Wednesday 28 April 2010

In the Spring of Five Hundred Tulips

In the Spring of five hundred tulips
the butterfly arrived again.
A brief flying visit
to examine the cherry and birch
before her summer sojourn.
I did see her.
I did not imagine her.
But that was weeks ago.
The tulips are fading now,
blown out, rusty at the edges,
pouting at the heat
creeping in.
We put out worms
for the birds, dried and brittle,
but it was the monkjack
who ate the tulips,
a feast of five hundred tulips,
while we waited and watched
the end of Spring.

Rain is in the earth today.
I am walking on rain today.
Hot yellow daisies grow fast
and thick around my feet.
And where the cherry tree stands,
the green is littered with white starlight.
Fallen blossom everywhere.
I am walking on stars.
And reading aloud from the stories of saints
to the listening birds and flies and worms...

I will be in hospital as you read this, attached to the drips for monoclonal antibody therapy.
I haven't been doing much lately, just hurting, like an ancient grandfather clock that needs winding soon. What is that lovely English saying? I am running Out of Puff!

So for now, I shall walk on a little more. On rain. And fallen stars.

Wednesday 21 April 2010

Real Women Have Curves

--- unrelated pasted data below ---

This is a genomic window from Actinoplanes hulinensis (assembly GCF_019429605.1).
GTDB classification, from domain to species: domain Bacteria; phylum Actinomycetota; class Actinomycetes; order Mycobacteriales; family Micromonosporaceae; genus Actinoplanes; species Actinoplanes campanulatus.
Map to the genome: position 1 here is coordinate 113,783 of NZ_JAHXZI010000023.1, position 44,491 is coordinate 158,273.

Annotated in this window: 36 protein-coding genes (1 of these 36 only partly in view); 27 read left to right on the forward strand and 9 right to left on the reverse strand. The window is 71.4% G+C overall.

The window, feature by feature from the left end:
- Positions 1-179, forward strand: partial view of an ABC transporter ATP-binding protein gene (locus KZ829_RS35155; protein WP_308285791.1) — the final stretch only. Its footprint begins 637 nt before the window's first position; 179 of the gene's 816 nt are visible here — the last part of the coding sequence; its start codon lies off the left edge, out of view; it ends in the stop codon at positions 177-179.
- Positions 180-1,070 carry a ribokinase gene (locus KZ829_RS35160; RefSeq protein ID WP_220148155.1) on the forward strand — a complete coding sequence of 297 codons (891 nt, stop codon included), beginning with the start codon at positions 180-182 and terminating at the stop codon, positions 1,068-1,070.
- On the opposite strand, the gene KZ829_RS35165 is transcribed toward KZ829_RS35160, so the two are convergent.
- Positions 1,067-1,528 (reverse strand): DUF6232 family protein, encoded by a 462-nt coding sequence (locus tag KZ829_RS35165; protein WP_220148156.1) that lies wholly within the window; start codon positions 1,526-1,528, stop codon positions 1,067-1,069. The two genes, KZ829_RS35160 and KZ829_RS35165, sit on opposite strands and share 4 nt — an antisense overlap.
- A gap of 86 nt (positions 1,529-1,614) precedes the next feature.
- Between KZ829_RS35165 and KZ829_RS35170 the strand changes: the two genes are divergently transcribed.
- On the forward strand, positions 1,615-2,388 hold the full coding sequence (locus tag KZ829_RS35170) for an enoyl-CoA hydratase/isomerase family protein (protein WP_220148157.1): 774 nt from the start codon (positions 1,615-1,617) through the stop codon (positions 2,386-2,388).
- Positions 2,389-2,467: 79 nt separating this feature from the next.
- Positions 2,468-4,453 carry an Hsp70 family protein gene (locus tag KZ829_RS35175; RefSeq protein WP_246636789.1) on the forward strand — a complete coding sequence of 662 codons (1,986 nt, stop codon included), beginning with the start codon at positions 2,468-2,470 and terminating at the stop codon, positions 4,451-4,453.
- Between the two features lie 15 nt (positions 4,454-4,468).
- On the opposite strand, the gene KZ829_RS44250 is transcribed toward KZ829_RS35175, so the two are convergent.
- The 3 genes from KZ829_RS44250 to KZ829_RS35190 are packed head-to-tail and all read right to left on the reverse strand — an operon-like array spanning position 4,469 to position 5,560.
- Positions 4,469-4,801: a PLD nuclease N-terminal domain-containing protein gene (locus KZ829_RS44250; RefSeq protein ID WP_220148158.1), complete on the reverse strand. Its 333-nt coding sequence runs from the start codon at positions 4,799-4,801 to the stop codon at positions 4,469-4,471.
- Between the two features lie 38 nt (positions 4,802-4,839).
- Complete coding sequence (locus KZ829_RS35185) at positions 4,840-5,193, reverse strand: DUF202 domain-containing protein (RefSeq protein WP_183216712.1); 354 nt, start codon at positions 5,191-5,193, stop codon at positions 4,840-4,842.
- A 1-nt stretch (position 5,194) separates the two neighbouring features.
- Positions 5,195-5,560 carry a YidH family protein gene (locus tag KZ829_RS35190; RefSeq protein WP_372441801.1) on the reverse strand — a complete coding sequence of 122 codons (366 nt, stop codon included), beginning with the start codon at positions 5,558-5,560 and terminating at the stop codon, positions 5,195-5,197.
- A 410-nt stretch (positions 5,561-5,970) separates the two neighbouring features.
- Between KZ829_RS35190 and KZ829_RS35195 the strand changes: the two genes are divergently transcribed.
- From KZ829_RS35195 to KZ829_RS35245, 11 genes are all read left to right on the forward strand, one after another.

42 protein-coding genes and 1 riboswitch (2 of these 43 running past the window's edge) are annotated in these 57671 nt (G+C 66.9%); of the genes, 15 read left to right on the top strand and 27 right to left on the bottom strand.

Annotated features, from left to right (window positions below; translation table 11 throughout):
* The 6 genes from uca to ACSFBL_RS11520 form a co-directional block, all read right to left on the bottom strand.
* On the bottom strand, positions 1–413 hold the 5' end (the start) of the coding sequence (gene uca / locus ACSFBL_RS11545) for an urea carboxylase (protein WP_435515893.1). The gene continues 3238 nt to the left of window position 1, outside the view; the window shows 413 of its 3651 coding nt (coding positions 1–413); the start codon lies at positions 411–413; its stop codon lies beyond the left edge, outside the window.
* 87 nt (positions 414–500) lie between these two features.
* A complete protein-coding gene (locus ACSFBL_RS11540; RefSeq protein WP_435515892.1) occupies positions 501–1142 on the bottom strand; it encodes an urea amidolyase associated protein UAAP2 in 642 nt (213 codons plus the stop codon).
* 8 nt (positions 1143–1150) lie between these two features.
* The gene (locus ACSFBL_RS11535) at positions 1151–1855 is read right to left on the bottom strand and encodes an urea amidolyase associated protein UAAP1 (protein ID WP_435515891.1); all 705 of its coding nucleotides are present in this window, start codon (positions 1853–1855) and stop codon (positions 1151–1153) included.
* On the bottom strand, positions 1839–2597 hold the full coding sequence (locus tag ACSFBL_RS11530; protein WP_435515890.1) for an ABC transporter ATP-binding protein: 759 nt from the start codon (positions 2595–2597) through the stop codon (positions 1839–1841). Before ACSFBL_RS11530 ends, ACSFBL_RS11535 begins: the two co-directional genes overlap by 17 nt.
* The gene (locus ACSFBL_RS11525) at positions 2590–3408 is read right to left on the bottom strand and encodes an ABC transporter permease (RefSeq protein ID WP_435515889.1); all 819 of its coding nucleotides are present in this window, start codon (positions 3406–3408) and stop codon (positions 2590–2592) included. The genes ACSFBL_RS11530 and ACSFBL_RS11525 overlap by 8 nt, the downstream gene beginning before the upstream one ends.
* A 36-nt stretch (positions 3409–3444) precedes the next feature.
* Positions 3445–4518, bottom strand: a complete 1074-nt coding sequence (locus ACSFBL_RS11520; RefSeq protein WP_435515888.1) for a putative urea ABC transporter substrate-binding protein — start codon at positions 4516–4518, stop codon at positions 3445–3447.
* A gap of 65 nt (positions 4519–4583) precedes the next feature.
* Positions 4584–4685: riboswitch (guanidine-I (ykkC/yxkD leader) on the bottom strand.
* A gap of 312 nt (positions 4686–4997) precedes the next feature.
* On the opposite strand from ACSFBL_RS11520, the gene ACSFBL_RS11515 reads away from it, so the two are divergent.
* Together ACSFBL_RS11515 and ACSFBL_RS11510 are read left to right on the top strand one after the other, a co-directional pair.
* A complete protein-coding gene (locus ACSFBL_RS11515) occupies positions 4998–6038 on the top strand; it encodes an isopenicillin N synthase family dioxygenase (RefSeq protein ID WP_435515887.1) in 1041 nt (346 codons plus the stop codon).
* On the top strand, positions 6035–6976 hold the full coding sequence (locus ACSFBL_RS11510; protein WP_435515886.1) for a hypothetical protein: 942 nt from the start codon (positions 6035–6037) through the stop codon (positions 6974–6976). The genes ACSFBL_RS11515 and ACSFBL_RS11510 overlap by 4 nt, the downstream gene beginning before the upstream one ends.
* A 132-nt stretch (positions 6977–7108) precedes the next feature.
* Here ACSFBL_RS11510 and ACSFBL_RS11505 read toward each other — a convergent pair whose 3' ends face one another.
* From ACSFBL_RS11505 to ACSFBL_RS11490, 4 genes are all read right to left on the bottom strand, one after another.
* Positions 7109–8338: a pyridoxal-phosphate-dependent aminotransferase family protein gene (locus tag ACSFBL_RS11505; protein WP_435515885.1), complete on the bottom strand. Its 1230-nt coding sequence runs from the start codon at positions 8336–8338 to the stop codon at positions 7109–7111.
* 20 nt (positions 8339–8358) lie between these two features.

Real women who jump,
start revolutions
Her feet mark earth
when they fall.

Real women have curves,
dreams, tears,
places to store
the unbroken seams
of her identities.

Hijabi pilots, poets,
new world leaders,
queens, ministers,
saints and healers.

Real women have curves,
throw curves,
Arc the courses
of other lives
Are loathed or envied
or villified
Become saintly
and sanctified

though she never aspired
to inspire
the quiet housewife
to fire.

- Shaista Tayabali, 2009

images: some of my favourite real women, Queen Rania and Michelle Obama, Mother Theresa and Lady Diana, Dr Maya Angelou

The title of this piece is also the title of a play by Josefina Lopez, which was eventually made into a film starring America Ferrera - both are just wonderful!

Saturday 10 April 2010

Hanami sakura

Spring which starts in March and stays till May is a very busy period in Japan. It is the season when the most beautiful festival of Hanami is celebrated. The Sakura trees (or the cherry blossoms) all over Japan come into bloom for between seven to ten days. People hold outdoor parties to view the cherry blossoms.

Emperor Sage of the Heian period held flower-viewing parties with sake and feasted underneath the blossoming boughs of sakura trees in the Imperial Court in Kyoto. Poems were written praising the delicate flowers, which were seen as a metaphor for life itself, luminous, beautiful, fleeting, ephemeral.

Can one celebrate Hanami even when tragedy occurs? Can one bear the joy of new beginnings all around when one has lost or is grieving?

I ask this because the beloved Japanese family who housed and adopted my younger brother when he was teaching in Japan, have suffered a tragedy. Their younger daughter Yuki, my brother's friend, has died unexpectedly of a massive heart attack.